On June 12, 1990, Carey's self-titled debut hit stores, launching the
career ofone of pop's biggest superstars.
By the time Mariah Carey put out her debut album, she already had a
reputation among music-biz insiders as a megastar in the making. "They
were saying, 'This girl has really got it. She's the next Aretha
Franklin,'" recalls producer Rhett Lawrence (Kelly Clarkson, Black Eyed
Peas). When Lawrence eventually heard Carey's demo, he jumped at the
chance to work on her first album. "Man, I was knocked out," he says.
"She was even better than the hype."
Sony Music's then CEO Tommy Mottola had personally signed the
20-year-old Long Island native (they would later wed and divorce), and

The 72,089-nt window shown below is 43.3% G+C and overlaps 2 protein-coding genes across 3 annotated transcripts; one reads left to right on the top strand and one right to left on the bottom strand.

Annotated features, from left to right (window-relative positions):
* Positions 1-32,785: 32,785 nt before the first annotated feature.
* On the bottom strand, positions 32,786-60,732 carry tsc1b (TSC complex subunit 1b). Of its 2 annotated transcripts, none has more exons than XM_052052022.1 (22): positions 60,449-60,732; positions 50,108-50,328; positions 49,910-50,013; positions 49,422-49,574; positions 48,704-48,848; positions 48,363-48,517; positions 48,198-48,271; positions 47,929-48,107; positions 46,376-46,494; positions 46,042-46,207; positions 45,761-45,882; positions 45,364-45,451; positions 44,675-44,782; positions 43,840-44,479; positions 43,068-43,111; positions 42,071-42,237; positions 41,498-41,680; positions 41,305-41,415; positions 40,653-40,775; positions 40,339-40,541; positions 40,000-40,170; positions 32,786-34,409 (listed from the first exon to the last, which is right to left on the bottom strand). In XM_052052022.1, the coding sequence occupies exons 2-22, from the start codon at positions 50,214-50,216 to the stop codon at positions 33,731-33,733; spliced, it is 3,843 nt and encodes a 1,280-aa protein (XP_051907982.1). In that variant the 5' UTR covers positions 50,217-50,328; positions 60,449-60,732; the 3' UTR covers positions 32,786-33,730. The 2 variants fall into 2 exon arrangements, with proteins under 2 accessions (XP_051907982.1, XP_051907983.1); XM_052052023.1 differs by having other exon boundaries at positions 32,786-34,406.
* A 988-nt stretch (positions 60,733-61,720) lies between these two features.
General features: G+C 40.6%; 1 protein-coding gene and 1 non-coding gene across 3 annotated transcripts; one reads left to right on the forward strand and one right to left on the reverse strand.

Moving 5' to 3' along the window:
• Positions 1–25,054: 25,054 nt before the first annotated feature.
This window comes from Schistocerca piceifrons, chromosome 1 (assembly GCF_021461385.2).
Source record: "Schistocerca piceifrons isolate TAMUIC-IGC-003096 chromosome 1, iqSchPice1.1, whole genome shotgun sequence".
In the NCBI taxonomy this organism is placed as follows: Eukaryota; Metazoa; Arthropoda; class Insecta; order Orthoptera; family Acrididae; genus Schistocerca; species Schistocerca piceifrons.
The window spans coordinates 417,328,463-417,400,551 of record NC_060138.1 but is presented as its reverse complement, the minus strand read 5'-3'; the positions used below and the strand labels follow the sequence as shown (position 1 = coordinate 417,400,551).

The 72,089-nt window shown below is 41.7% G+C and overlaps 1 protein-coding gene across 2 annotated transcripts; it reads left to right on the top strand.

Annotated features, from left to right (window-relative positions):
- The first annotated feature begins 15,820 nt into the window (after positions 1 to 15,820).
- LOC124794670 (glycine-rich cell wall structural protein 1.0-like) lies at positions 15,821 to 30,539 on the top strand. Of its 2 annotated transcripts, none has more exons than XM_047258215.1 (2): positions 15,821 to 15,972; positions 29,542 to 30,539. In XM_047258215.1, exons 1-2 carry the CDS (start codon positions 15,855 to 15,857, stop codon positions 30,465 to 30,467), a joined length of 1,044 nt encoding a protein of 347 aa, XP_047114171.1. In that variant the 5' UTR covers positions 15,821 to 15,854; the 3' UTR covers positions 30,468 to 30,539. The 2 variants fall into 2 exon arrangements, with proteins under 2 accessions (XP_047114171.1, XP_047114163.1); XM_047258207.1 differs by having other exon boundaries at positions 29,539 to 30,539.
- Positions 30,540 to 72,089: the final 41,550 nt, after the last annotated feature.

it's easy to see why he was so excited. Carey's debut introduced the
world to a new kind of pop diva. A gifted vocalist, she decorated slow
jams like "Vision of Love" (co-produced by Lawrence) with dizzying high
notes and operatic trills. Even so, her novel mix of styles didn't
immediately connect. "She went against the norm," says producer Walter
Afanasieff, who would go on to work closely with Carey throughout the
'90s. "That's not what was on the radio in 1990." The album debuted at a
lowly No. 80.
But the world soon caught on: Mariah Carey
hit No. 1 and stayed there for 11 weeks. It has since been certified
nine times platinum. The album also netted Carey two Grammys, including
Best New Artist. And while the singer has seen her ups and downs, her
debut remains a high point. "I will always thank Mariah for my
experience on that album," says Afanasieff. "It was like a school that
we all graduated from, and everybody went on to achieve massive success -
--Simon Vozick-Levinson, Entertainment Weekly
Don't forget to join us for a special contest celebrating the anniversary of Mariah's debut album release tomorrow here on www.MariahCarey.com